The songs are hard rock and alt metal. There are intense tracks like opener “Lift Me Up” that features Butcher Babies’ Carla Harvey and “Fake.” “Broken” is melodic and accessible, and features P.O.D.’s Marcos Curiel on guitar. There are other radio-friendly songs like “Bloodsport” and the industrial tinged “Bad Decisions.” “Cellophane” is one of the heavier songs on the album, with a more aggressive vocal approach from Justin. With pristine production, a collection of diverse songs and a charismatic frontwoman, all the ingredients are in place for Motive Black to succeed.
Negative Blast – Echo Planet (Quiet Panic)
San Diego’s Negative Blast are a new band, but their members have plenty of experience. Their resume includes bands such as Lewd Acts, Hour Of The Wolf, Hot Snakes and Earthless. Echo Planet is the hardcore band’s debut album.
The streamlined eight song album has tracks like are aggressive and chaotic (“Trauma Bond,” “Bad Trip”) alongside more mid-paced and groovy songs (“Echo Planet,” “Boy Blues”). The vocals are intense, which sometimes fits right in with the music, and other times is a contrast to catchy melodies. The record flies by in about 20 minutes with not an ounce of filler. With influences ranging from classic bands like Black Flag to more current acts such as Gel, Negative Blast bring variety and brevity on Echo Planet.
Various Artists – Scrap Metal Volume 2 (RidingEasy)
RidingEasy Records has compiled another batch of obscure NWOBHM bands along with American groups inspired by the movement. The songs on Scrap Metal Volume 2 were originally recorded in the late ’70s and early ’80s.
The compilation kicks off with “Running For That Line,” a Metallica-esque track from J.J.’s Powerhouse. It’s the strongest song on the album. “Raising The Roof” by Storm Queen has some interesting riffs and a shredding solo, while “Whales” from L.A.’s Sorcery is a late ’70s gem with muddy production but excellent guitar work. There are a few quality songs here along with some that may have been better left in obscurity. Still, for aficionados of this era of music, Scrap Metal Volume 2 is worth delving into.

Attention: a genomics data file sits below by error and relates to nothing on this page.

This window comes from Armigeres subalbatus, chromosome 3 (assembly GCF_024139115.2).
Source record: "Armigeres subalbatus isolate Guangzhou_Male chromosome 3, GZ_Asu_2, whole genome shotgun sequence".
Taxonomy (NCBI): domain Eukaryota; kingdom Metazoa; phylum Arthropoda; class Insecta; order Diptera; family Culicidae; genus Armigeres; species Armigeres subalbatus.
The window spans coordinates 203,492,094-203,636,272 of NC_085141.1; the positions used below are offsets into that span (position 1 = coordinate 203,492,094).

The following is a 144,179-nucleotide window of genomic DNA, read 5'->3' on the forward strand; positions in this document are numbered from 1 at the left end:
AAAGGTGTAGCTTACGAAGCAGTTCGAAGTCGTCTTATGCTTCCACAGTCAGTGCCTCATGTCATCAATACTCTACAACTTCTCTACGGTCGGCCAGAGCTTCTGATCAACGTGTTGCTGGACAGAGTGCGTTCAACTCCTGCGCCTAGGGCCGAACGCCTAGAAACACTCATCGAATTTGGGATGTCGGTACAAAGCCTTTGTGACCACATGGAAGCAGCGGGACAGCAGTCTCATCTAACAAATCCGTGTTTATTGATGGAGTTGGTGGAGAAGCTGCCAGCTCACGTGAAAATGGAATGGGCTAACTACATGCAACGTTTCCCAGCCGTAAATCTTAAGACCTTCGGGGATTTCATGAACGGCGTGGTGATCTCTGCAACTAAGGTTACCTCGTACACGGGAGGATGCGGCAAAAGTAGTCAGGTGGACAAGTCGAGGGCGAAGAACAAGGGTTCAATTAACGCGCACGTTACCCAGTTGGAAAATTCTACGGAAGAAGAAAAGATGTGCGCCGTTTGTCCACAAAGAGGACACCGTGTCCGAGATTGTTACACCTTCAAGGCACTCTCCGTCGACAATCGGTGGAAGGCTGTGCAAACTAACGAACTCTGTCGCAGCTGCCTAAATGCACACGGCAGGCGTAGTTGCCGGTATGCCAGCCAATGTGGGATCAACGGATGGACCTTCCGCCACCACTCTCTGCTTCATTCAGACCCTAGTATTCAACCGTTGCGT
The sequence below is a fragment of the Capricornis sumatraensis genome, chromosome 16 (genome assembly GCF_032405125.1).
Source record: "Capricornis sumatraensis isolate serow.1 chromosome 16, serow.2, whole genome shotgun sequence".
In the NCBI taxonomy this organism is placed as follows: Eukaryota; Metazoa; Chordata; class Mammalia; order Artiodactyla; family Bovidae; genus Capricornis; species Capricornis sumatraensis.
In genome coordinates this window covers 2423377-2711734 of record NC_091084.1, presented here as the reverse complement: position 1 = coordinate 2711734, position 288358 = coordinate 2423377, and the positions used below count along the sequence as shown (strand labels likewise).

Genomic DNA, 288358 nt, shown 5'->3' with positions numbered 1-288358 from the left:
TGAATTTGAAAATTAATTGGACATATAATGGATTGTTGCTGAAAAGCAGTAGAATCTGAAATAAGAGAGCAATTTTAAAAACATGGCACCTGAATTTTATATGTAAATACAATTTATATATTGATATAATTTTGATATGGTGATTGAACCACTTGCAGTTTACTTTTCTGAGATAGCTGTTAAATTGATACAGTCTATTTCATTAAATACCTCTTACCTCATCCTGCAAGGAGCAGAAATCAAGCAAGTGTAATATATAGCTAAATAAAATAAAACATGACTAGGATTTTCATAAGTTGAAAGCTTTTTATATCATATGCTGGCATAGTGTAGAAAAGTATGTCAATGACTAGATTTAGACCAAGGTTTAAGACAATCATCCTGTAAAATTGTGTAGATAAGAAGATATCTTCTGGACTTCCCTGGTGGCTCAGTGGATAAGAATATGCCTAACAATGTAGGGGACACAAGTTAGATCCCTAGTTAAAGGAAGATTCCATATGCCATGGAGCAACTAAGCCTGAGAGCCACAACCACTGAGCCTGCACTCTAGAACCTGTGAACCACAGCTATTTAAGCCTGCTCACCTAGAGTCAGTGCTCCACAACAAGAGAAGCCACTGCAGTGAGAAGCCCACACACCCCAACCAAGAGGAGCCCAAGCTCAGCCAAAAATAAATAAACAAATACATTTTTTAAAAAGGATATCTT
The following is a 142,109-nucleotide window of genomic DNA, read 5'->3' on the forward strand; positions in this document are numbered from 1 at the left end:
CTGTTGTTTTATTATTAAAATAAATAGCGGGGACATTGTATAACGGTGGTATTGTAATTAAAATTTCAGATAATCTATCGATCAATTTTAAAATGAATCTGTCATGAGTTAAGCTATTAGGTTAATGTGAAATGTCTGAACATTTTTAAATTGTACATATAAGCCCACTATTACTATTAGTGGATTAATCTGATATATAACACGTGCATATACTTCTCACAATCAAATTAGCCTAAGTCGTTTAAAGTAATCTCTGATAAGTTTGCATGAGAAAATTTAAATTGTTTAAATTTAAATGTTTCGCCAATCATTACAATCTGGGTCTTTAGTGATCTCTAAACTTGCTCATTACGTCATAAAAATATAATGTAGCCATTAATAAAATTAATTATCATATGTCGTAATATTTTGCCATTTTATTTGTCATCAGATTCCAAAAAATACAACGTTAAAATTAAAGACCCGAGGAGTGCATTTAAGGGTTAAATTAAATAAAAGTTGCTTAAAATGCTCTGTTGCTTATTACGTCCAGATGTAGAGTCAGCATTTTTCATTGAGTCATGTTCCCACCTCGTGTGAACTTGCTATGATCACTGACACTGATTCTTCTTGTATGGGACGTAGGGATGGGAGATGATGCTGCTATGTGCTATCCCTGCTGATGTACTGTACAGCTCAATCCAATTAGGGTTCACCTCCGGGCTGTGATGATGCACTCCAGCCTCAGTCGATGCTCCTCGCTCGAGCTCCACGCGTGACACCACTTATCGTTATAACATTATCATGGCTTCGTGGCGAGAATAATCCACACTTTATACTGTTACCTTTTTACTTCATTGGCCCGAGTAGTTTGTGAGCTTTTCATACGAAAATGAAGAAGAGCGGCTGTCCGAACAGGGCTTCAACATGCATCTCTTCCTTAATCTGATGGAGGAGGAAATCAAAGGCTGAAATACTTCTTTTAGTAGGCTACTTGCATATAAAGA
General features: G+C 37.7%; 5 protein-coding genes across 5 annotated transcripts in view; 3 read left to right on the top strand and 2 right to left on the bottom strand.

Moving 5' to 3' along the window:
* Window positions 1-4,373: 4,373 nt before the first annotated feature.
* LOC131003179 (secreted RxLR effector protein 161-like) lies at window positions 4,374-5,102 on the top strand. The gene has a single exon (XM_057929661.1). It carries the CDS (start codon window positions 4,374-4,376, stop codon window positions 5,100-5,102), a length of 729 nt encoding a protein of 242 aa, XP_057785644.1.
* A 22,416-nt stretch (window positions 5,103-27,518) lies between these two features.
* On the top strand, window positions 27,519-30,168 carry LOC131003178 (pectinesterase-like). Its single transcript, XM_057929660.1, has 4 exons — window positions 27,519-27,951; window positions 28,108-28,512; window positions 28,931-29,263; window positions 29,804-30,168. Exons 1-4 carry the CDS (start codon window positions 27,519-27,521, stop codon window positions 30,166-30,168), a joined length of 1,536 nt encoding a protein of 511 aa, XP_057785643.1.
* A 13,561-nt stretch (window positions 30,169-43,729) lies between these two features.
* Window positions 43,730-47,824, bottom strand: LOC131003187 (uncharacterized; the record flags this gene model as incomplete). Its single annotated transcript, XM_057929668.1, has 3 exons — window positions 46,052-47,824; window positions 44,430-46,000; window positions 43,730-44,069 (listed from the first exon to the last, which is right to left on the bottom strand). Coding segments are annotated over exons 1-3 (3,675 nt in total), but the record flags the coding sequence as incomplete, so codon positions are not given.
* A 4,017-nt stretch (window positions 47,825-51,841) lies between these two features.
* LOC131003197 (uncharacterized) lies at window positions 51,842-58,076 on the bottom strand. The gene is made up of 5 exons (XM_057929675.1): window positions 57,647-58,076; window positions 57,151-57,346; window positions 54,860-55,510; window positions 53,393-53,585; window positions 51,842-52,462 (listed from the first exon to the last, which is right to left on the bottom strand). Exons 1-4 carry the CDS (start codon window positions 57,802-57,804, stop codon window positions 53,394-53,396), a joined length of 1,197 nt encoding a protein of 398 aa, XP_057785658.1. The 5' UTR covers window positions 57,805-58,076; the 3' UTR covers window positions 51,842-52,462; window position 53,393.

Wig Wam – Out Of The Dark (Frontiers)
The Norwegian glam metal band Wig Wam formed in 2001 and released several albums and singles that landed in the top 10 on Norway’s charts, including 2005’s chart-topper “In My Dreams.” They disbanded in 2014, then reunited five later before releasing 2021’s Never Say Die. The use of 2010’s “Do Ya Wanna Taste It” as the theme song for HBO’s Peacemaker series has brought additional attention to the band.
Their seventh studio album Out Of The Dark is another dose of classic metal/hard rock with catchy melodies and singalong choruses. There are straightforward songs like “High N Dry” and “Uppercut Shazam.” Adding acoustic guitar in the intro to the anthemic “Forevermore” adds some diversity, as does switching up tempos on the power ballad “The Purpose.” Their sense of humor is evident as well in songs like “Bad Luck Chuck.” Wig Wam have developed an effective style, and stick close to it on Out Of The Dark with a collection of memorable songs that Wig Wamaniacs will appreciate.